In this chapel was a chantry of three priests, founded by Will. de Ayreminne, Bishop here in 1331, who purchased the advowson of Thurveton or Thurlton, (fn. 2) and appropriated it to the hospital of St. Giles, the master of which house was to pay out of the annual profits of that rectory, stipends of 6 marks a year to each officiating chaplain; all which were to be in the Bishop's collation, and dwell and have apartments in the palace, and be found with meat; drink, and lodging, at the Bishop's cost; they were to pray daily for the souls of their founder and his family, for the King and his progenitors, and for the welfare of the present bishop of the see, and the souls of all his predecessors: and King Edward III. not only confirmed the foundation, but also granted, that during the vacancy of the see, they should not be molested by any one, but should continue in the palace, and be provided for as usual: they were all sworn at their admission, to serve duly according to their foundation, which was not settled till the latter end of
In 1368, The Master of St. Giles's hospital certified to Bishop Percy, that the profits of Thurveton rectory were so reduced by the late plague, that they did not amount to above 10l. per annum, so that he could not pay the three stipends without damage to himself and house; upon which the Bishop agreed he should drop one of the three chaplains, paying the other two, 7 marks, 3s. 4d. per annum, on giving security, that if the rectory advanced again hereafter to the old value of 20l. per annum, that he would then pay a third stipend, whenever the Bishop collated a 3d chaplain; and thus they were reduced to two only.
In 1448, Jan. 4, Walter Hart Bishop of Norwich discharged the master and brethren of St. Giles's hospital from finding the other two chaplains in this chapel, and so the chantry ceased: the master and brethren indeed obliged themselves to find a priest to sing for the founder in their own house; and certified that the profits of Thurveton were so reduced, that they would only find a parochial chaplain to serve the church; but this was a mere pretence only: the truth is, the Bishop, who was to maintain them in the palace, and find them apartments there, was glad to get rid of them, and not to have such chaplains as he was forced to keep, after he had once collated them; but liked others better that he could discharge at his pleasure, and so make them wholly dependent.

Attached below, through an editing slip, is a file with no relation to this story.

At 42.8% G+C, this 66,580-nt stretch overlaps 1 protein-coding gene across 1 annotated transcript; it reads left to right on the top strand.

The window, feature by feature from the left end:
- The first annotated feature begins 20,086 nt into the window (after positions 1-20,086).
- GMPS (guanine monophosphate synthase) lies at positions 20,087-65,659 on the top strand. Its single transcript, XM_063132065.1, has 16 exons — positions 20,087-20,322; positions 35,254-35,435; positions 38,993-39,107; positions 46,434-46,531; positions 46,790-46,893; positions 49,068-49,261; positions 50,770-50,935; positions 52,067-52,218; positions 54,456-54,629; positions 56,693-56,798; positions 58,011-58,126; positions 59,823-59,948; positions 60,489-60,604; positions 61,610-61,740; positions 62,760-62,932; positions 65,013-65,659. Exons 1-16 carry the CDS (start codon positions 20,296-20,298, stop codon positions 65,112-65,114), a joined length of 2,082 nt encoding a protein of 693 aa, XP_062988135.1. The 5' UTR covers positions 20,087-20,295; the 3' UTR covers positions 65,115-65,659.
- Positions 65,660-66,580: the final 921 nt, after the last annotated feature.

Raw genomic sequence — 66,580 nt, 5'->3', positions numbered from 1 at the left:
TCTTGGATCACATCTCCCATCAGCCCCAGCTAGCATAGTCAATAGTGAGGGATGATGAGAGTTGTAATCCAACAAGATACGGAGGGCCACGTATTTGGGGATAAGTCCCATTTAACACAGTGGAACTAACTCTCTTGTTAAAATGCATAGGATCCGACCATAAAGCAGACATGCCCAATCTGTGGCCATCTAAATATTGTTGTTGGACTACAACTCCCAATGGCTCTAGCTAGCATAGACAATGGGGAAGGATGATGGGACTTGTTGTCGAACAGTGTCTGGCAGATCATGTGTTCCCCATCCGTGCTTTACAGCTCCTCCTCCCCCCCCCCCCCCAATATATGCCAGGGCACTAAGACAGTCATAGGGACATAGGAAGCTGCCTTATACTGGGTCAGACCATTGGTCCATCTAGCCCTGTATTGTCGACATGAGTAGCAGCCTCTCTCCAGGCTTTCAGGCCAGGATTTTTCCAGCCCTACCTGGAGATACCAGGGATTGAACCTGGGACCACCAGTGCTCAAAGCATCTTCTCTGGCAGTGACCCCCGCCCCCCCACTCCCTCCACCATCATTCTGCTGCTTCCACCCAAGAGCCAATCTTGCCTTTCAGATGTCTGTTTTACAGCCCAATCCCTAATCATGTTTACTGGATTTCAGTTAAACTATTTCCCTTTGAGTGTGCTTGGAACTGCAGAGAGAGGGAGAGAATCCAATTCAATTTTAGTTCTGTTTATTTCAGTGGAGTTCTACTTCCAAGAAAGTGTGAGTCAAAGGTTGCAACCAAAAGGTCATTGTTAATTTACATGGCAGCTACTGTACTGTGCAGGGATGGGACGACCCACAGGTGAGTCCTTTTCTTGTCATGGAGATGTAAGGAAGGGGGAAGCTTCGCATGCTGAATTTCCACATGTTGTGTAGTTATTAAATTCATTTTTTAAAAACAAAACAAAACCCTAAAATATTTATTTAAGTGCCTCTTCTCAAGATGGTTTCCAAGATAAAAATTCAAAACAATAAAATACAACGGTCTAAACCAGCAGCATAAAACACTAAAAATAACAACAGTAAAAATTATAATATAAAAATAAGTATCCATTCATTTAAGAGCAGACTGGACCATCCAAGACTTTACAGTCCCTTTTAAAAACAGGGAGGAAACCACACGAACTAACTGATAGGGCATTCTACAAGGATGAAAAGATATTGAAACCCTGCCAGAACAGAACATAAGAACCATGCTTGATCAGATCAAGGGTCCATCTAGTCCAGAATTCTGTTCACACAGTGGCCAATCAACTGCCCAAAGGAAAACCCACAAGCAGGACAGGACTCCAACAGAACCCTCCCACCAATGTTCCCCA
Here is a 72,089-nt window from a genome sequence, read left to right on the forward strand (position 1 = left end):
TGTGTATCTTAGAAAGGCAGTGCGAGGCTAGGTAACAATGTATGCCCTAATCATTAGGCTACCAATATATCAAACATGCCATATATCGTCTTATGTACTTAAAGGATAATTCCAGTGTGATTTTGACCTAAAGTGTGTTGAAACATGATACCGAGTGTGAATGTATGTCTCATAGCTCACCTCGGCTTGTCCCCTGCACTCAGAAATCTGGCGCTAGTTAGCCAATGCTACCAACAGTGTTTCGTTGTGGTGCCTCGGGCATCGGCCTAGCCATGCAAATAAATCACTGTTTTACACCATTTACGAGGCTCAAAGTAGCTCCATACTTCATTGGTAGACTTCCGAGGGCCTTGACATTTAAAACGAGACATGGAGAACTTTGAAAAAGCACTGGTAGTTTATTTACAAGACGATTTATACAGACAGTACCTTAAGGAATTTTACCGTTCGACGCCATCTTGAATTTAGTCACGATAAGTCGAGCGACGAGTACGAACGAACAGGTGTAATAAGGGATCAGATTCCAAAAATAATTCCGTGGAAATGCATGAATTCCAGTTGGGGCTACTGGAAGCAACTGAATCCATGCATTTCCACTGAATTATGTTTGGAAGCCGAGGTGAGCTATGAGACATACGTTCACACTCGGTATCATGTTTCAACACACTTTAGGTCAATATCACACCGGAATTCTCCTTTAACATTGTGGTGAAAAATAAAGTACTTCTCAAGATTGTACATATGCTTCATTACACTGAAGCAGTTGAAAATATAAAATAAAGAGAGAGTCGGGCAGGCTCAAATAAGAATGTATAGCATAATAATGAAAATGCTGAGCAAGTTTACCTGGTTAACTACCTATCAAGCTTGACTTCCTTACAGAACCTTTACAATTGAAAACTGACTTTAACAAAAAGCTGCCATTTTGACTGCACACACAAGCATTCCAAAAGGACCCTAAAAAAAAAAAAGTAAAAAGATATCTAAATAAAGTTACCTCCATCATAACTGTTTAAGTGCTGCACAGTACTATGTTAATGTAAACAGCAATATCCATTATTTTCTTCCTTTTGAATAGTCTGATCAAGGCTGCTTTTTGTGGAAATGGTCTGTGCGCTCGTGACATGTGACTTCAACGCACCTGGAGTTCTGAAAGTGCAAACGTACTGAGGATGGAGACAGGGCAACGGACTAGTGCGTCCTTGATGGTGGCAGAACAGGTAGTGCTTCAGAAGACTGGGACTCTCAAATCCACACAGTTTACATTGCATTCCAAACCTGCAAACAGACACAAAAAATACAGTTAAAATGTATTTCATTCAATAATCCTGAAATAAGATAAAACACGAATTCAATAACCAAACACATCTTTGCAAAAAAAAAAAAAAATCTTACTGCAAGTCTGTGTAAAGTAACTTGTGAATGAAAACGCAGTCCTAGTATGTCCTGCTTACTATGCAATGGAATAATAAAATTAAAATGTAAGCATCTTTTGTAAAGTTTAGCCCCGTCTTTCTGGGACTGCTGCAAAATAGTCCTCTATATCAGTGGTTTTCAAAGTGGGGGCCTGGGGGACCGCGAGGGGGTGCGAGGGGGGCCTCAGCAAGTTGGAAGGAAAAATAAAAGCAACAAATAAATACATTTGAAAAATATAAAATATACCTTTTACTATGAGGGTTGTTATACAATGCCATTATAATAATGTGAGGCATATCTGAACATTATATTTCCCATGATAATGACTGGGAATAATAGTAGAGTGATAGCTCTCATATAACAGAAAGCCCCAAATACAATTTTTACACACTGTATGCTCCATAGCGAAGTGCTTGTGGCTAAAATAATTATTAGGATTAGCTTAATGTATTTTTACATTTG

The 4l. per annum pension before mentioned was always paid till Bishop Goldwell subtracted it all his time, but his executors were forced to pay it by Bishop Nix's arbitration in 1508, and it was constantly paid till Michaelmas 1642; and then the Bishop came to the dean and prebends assembled in chapter, and said, That he conceived the chapel of the palace, which ought anciently to pay 4l. per annum, was the dean and chapter's, and that they might take it into their hands, for he would pay it no longer; upon which they declared, that though the pension was due for it, yet it was not theirs, but the chapel of the Lord Bishop of Norwich, and hath been so reputed, taken, and used, time out of mind: but from this time it quite ceased. For the same year, Bishop Hall, in his Hard Measure, informs us, at p. 15, whose own words I shall use, "Sheriff Tofts and Alderman Lindsey, (fn. 3) attended with many zealous followers, came into my chapel to look for superstitious pictures, and reliques of idolatry, and sent for me, to let me know, they found those windows full of images, which were very offensive, and must be demolished: I told them they were the pictures of some ancient and worthy Bishops, as St. Ambrose, St. Austin, &c. it was answered me, that they were so many Popes; and one younger man among the rest (Townsend, as I perceived afterwards) would take upon him to defend, that every diocesan Bishop was a Pope: I answered him with some scorn, and obtained leave, that I might with the least loss and defacing of the windows, give order for taking off that offence, which I did, by causing the heads of the pictures to be taken off, (fn. 4) since I knew the bodies could not offend." But the good Bishop needed not to have been so exact, if he could have thought of the consequence; for soon after, the windows were not only quite broken in pieces, but the lead pulled off the roof and sold; so that at the Restoration it was so decayed, that Bishop Reynolds was forced to pull it down entirely; upon which, he built the present chapel, somewhat more north than the former, in which he and his successour, Bishop Sparrow, lie interred; as may be seen in Pt. I. p. 584, 587.
Besides the inscriptions for Dr. Tanner's two wives, already mentioned in Pt. I. p. 590, 636, under the account of that prelate, who was chancellor here, there are the following ones on brass plates, viz.
And now having finished the description of the cloister, and buildings belonging to the Bishop and Convent, I shall proceed to the other places to be treated of, which are within the Close or Precinct; and first of the church of